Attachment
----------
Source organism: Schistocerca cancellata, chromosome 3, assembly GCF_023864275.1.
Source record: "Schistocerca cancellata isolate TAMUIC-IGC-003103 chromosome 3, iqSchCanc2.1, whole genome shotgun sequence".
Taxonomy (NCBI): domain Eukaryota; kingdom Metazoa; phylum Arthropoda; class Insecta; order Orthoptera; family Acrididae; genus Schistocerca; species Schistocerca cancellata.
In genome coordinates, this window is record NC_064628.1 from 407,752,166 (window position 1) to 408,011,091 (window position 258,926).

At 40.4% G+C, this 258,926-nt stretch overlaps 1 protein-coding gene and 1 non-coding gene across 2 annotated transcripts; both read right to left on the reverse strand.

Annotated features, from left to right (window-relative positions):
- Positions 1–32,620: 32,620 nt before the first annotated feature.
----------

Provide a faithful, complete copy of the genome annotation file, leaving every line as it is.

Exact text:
Source organism: Schistocerca cancellata, chromosome 3, assembly GCF_023864275.1.
Source record: "Schistocerca cancellata isolate TAMUIC-IGC-003103 chromosome 3, iqSchCanc2.1, whole genome shotgun sequence".
Taxonomy (NCBI): domain Eukaryota; kingdom Metazoa; phylum Arthropoda; class Insecta; order Orthoptera; family Acrididae; genus Schistocerca; species Schistocerca cancellata.
In genome coordinates, this window is record NC_064628.1 from 407,752,166 (window position 1) to 408,011,091 (window position 258,926).

At 40.4% G+C, this 258,926-nt stretch overlaps 1 protein-coding gene and 1 non-coding gene across 2 annotated transcripts; both read right to left on the reverse strand.

Annotated features, from left to right (window-relative positions):
- Positions 1–32,620: 32,620 nt before the first annotated feature.